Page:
7. What does Mma Ramotswe think of the irresponsible behavior of men like Charlie and its effects on their lives and the lives of people around them? Why does she take a dim view of men on the whole, with the exception of men like Mr J. L. B. Matekoni and Mr Polopetsi?

8. Like Jane Austen, McCall Smith is interested in manners. Think, for example, about how and why Grace eventually gained the courage to buy her own tea-pot so she could brew her own tea, how Mma Ramotswe apologized to Grace for assuming that she liked bush tea [p. 41], and how Charlie drained oil into that tea-pot [pp. 74–75]. Why are a person’s manners such a precise indicator of his or her character?

9. How does Grace overcome her initial impression of Phuti Radiphuti, and what qualities does she come to see in him? As a reader, what is your impression of Rra Radiphuti?

10. Consider some of the beloved objects in the novel, like Mma Ramotswe’s tiny white van or Mma Makutsi’s lace handkerchief. What is their significance?

11. In the marriage of Mr J. L. B. Matekoni and Mma Ramotswe, much is left unsaid. For instance, when Note Mokoti comes to the garage, Rra Matekoni never asks Precious who this man is, and she doesn’t feel obligated to tell him. Is this degree of privacy unusual in a marriage? Are the two characters very different from each other? What is the foundation of their relationship?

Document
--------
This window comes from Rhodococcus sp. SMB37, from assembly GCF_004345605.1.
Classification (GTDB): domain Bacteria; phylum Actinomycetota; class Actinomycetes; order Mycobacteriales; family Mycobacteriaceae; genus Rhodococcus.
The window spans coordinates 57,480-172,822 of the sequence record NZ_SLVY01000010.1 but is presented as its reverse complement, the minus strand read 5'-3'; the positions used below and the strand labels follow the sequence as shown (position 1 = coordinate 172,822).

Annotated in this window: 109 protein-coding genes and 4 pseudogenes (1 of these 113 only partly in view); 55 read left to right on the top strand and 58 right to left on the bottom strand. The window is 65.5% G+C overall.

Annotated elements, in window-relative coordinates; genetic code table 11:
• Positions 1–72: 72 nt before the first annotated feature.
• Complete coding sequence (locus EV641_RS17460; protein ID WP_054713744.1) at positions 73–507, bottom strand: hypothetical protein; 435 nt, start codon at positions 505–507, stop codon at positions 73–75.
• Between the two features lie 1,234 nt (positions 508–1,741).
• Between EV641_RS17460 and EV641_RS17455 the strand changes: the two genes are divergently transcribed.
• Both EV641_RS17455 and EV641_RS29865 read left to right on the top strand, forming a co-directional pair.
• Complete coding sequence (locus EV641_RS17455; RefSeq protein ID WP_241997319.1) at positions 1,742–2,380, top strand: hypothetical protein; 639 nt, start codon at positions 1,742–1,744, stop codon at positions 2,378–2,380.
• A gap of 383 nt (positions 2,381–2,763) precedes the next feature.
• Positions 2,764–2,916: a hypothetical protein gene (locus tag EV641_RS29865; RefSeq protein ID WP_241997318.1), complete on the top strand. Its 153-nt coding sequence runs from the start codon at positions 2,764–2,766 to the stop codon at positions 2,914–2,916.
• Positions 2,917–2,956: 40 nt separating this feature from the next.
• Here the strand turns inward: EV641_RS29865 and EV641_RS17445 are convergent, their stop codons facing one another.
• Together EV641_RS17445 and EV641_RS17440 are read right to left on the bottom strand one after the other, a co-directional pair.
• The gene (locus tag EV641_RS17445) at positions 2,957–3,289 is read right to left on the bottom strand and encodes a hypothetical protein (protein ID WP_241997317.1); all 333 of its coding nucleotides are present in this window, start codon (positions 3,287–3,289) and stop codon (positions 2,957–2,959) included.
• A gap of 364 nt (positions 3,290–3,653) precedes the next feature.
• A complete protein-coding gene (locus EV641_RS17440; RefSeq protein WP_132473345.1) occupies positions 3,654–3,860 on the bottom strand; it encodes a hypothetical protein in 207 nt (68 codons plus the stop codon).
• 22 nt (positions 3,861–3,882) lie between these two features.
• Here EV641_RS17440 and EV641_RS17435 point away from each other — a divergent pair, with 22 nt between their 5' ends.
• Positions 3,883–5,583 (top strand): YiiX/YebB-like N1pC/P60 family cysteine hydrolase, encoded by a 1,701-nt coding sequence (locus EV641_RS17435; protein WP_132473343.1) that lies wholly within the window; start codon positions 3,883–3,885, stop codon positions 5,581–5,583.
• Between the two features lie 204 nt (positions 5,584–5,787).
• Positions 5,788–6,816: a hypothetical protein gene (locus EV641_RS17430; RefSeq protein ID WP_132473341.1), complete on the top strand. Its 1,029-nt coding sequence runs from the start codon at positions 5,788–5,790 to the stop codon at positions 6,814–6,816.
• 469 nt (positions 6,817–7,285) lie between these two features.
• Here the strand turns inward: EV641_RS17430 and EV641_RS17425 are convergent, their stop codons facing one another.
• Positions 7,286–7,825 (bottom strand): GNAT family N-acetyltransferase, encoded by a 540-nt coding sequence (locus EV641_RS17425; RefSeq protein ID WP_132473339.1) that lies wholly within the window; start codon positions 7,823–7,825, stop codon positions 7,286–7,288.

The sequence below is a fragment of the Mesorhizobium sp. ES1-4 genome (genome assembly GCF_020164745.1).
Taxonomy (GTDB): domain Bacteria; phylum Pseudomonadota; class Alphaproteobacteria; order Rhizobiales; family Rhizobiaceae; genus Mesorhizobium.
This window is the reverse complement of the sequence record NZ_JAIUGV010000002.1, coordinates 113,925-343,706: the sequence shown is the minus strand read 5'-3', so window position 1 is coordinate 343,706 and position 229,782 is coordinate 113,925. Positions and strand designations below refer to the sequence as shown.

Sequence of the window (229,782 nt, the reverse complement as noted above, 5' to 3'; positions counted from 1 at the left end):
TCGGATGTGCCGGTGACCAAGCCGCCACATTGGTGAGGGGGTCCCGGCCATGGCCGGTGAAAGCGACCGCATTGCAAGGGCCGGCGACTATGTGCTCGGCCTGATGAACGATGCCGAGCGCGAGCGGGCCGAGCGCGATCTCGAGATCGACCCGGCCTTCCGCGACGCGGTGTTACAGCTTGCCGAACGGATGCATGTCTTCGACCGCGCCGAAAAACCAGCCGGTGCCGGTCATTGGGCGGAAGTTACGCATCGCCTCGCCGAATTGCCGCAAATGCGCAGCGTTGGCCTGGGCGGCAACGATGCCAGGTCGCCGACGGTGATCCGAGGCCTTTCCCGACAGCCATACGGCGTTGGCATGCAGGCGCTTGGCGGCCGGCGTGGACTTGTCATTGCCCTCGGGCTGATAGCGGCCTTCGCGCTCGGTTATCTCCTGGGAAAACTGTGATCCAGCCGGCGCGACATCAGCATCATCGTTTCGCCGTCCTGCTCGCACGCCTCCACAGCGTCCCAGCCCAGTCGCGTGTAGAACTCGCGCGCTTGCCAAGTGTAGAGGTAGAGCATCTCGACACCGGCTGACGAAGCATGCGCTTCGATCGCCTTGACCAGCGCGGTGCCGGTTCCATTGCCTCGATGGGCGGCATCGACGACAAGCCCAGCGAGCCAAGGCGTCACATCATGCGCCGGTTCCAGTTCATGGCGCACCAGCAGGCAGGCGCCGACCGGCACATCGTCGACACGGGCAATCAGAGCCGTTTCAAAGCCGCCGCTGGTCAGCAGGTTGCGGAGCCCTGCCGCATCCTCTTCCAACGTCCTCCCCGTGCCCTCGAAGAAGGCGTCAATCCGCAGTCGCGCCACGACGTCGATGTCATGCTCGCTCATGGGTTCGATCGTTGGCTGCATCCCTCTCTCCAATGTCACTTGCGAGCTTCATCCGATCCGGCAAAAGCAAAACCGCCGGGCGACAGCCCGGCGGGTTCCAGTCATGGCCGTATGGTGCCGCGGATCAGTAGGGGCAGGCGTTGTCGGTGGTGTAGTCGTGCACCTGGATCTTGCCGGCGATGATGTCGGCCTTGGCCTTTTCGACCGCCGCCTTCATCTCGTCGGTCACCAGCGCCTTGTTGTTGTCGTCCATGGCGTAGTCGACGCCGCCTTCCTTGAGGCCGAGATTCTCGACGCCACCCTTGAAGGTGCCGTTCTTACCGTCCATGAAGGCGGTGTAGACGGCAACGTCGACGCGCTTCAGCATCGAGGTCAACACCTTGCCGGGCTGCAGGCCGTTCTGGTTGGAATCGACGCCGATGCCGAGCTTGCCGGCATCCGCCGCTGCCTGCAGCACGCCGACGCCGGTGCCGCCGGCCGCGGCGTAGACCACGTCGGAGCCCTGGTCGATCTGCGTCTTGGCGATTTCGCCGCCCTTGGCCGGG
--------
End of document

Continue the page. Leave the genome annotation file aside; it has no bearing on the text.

12. What is the effect of reading that Mma Ramotswe, who is thought of as indomitable by the other characters, succumbs to fear and weakness in the presence of Note Mokoti? What is the source of his power, and what does this reveal about her character, past and present? How does she manage to subdue her fear?

13. If you have read other books in The No. 1 Ladies’ Detective Agency series, do the stories feel like one continuous novel, or do the individual volumes stand as discrete novels independent of the others? Is it important, for understanding the characters and their situations, to read the books in order, or is the order irrelevant?

14. Book reviewers and fans all agree that the novels in The No. 1 Ladies’ Detective Agency series give a great deal of reading pleasure. Does this pleasure mask their moral seriousness, or is their moral seriousness part of what makes them pleasurable?

15. A typographic design, repeating the word Africa, follows the novel’s final sentence. How does this affect your reading of the ending, and what emotions does it express?